Lake Roxburgh, Central Ot… • Since Nov 2006 • 564 posts Report Reply

  • noizyboy,

    Martin was singing in his kiwi accent!

    And through his nose. Quite a talent, that.

    wellington • Since Nov 2006 • 171 posts Report Reply

  • Joanna,

    Speaker: Funny, sexy and ours

    Is JC describing himself there too?

    Wellington • Since Nov 2006 • 727 posts Report Reply

  • Tom Beard,

    Still, the 80s in NZ were a tough time for anyone who didn't like guitars. We had all those local equivalents of Joy Division or the Smiths, but where were the local equivalents of Depeche Mode or Art of Noise?

    Wellington • Since Nov 2006 • 1039 posts Report Reply

  • Jeremy Andrew,

    but where were the local equivalents of Depeche Mode or Art of Noise?

    They came later...

    Does anyone else remember the storm in a teacup that erupted when the Headless Chickens won the Rheinech Rock Awards way back when? There were plenty of commentators of the opinon that they weren't guitary or rocky enough.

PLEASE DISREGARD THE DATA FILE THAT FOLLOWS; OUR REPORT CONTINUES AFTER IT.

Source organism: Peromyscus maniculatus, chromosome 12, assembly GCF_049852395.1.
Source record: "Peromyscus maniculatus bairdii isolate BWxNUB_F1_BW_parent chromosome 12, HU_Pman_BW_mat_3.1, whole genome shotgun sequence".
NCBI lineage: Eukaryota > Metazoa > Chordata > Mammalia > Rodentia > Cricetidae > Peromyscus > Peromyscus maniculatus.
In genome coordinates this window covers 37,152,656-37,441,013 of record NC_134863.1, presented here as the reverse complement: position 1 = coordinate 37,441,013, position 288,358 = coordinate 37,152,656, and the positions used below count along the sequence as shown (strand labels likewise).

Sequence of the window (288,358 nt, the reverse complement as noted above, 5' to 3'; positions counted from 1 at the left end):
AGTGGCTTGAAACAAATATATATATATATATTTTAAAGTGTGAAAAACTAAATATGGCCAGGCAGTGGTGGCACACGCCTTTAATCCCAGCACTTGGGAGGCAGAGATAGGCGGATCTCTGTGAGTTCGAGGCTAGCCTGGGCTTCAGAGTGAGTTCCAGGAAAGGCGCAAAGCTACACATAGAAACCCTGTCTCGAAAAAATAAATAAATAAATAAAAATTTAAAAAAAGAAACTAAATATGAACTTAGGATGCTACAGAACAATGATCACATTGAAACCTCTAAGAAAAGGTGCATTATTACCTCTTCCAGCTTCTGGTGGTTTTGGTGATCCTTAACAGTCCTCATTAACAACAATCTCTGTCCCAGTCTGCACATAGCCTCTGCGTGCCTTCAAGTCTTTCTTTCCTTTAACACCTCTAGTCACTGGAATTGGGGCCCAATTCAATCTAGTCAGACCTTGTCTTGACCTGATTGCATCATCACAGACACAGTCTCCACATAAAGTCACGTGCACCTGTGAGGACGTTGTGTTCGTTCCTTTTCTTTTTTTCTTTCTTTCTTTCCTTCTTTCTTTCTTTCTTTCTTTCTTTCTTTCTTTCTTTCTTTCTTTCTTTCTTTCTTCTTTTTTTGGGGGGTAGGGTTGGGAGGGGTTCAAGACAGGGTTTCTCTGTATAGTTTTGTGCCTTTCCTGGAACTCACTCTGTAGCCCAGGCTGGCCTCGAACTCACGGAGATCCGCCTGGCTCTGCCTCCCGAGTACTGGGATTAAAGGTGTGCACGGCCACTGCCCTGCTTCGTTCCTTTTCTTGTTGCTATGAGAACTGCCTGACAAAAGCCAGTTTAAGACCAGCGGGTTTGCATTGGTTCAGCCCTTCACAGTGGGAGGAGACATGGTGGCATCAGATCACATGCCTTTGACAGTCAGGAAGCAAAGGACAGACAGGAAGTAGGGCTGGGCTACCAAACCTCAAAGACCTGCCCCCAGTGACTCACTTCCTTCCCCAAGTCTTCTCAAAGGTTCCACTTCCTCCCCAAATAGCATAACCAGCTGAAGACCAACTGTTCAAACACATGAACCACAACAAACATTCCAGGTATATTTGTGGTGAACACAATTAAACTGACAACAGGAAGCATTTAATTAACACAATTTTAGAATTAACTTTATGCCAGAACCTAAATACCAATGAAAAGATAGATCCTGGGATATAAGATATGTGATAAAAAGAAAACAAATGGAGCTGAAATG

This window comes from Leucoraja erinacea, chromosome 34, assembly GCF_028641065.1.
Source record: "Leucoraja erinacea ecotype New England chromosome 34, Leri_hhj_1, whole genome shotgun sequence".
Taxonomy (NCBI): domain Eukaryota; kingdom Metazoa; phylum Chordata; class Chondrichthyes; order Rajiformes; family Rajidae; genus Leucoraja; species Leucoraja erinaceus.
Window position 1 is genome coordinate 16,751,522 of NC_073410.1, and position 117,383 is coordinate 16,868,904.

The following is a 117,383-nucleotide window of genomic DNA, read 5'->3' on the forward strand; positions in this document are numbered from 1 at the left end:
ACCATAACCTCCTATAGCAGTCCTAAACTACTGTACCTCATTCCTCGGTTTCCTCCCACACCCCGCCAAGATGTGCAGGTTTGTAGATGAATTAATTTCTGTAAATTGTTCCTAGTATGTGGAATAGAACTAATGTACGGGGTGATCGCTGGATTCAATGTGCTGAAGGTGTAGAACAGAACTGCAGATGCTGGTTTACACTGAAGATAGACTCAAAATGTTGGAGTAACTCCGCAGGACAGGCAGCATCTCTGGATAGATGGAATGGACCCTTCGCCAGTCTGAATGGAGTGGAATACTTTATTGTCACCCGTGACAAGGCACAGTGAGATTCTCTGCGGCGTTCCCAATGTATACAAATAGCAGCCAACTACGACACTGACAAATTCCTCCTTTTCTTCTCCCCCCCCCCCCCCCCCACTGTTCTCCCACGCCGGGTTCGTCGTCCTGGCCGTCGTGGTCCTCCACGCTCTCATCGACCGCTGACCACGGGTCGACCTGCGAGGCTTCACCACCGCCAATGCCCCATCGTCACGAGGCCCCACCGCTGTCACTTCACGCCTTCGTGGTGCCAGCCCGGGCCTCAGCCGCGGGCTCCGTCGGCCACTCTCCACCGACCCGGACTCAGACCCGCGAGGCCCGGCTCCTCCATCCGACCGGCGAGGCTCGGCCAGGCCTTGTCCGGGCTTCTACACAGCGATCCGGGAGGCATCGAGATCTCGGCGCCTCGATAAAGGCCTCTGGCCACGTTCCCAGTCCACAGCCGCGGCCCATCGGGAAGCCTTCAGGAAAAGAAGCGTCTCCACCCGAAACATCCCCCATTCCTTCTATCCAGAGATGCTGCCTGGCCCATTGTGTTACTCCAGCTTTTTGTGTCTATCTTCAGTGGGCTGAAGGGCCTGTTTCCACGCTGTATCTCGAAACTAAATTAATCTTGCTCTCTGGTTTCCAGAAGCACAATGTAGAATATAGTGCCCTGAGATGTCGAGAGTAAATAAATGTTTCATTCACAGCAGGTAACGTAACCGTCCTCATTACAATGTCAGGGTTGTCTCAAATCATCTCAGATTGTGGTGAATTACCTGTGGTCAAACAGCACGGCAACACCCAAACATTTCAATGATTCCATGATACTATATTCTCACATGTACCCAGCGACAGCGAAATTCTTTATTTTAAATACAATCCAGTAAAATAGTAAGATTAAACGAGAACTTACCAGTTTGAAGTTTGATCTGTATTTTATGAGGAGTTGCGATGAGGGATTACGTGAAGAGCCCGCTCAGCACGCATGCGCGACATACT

Hamiltron - City of the F… • Since Nov 2006 • 842 posts Report Reply

  • Russell Brown,

    Does anyone else remember the storm in a teacup that erupted when the Headless Chickens won the Rheinech Rock Awards way back when? There were plenty of commentators of the opinon that they weren't guitary or rocky enough.

    I do know that the controversy was a complete pain in the ass for the band - who needs some radio fool on their case? - and winning the award was in some ways more hassle than it was worth.

    But Chooks got their commercial revenge, didn't they?

    Auckland • Since Nov 2006 • 19019 posts Report Reply